Yosl Bergner is one of Australia’s most important artists. Born in Austria and raised in Poland, he and his family immigrated to Australia in 1937 to escape anti-semitism. In Melbourne, Bergner attended the National Art School and befriended the Heide circle, who included Sidney Nolan, Albert Tucker and John Perceval. It was alongside Noel Coulihan and Vic O’Connor however, that Bergner made his indeminable mark. Self-described as a social humanist, Bergner and his fellow social realists forged a bracingly political vision.
‘Vanitas’ is a most intriguing work. In it, a fleet of kitchen utensils soar across an empty landscape, the sky blackening against an encroaching storm. For Bergner, kitchen utensils are symbols of the Jewish refugee’s plight. Stuffed into suitcases and shuttled around, they bear the experience of dispossession, secrecy and loss.
The work’s title also connects to the art historical tradition of objects as symbols of death. Whether a skull (as is typical) or a squashed grater, the vanitas is a reminder that pleasure and wealth is fleeting but death is certain. Like a surrealist, Bergner takes ordinary objects and renders them askew yet poignant.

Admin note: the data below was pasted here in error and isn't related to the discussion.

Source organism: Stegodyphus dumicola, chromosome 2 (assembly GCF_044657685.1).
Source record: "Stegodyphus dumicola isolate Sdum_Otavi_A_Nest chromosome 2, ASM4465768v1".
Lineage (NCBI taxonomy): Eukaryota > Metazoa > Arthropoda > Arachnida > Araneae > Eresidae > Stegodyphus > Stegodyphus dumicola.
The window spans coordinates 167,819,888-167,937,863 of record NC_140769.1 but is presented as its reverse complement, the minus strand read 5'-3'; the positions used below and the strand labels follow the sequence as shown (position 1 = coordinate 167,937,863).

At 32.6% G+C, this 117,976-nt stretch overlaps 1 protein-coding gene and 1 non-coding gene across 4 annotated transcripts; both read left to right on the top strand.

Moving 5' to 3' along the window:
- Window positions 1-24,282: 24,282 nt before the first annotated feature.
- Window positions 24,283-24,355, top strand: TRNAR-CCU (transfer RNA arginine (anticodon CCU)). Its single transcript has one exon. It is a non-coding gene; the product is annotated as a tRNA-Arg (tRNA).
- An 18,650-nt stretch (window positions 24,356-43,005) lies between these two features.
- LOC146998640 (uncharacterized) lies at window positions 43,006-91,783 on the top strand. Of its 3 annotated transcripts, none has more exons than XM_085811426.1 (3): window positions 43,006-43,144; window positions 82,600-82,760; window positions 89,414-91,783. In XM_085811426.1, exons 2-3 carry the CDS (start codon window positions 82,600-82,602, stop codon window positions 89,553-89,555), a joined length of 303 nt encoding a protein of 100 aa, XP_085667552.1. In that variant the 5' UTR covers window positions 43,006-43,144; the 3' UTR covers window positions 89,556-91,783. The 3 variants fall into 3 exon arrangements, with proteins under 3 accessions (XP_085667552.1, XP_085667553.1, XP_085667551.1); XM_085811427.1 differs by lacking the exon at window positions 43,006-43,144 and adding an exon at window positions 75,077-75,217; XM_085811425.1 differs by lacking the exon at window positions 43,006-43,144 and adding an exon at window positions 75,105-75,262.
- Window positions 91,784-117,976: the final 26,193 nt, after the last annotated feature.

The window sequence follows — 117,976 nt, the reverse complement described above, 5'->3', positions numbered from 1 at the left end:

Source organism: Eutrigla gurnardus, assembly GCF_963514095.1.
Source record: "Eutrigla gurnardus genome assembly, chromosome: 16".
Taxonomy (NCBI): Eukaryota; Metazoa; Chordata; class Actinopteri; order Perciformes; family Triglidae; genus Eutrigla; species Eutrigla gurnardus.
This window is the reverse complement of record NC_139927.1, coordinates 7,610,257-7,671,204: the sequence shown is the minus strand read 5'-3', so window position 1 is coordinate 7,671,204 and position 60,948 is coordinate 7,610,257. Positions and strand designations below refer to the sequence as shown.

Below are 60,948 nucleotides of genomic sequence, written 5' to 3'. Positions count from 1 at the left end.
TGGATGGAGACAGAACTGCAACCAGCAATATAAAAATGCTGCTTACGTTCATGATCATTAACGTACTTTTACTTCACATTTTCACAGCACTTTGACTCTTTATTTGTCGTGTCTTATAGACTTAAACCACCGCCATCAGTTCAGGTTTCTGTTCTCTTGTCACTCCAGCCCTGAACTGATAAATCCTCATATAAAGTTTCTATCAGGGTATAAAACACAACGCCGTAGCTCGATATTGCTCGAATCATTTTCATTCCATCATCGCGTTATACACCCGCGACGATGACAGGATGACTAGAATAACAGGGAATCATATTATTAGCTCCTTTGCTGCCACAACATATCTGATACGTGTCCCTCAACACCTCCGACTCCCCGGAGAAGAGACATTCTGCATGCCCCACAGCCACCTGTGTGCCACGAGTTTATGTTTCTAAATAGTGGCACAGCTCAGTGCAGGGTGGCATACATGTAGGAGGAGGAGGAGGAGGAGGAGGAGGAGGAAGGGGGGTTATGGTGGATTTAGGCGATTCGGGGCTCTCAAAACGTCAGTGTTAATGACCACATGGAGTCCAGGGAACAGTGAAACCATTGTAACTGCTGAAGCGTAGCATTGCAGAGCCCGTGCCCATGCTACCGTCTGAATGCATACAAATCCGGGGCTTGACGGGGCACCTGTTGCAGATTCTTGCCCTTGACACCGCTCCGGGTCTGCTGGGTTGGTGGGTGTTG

Bergner brought German Expressionism to Australia. His legacy persists in not only style, but the belief art can change the world. A lifelong member of the National Gallery of Victoria, a major retrospective of his work was held at Tel Aviv Museum in 2000. He is represented in numerous public collections in Australia and abroad, and is the recipient of the Israel Prize for painting and co-recipient of the Dizengoff Prize for painting. For collectors of socially conscious, Modern and expressionist art, Bergner is a must.
Yosl BERGNER (1920 - 2017)
'Vanitas' Ca. 1980s
screenprint on paper
Image Size: 50 x 40 cm
Dimensions: 70 x 50 cm
Signed: Signed [in Hebrew] lower right; editioned AP lower left.
Comes with Letter of Provenance
Availability: in stock
Condition:Very Good: Describes a work of art’s image As New, but may show some small signs of surrounding wear. There are no tears to paper margin or disruption to paint surface. Image is in Fine condition.
© The Artist or Assignee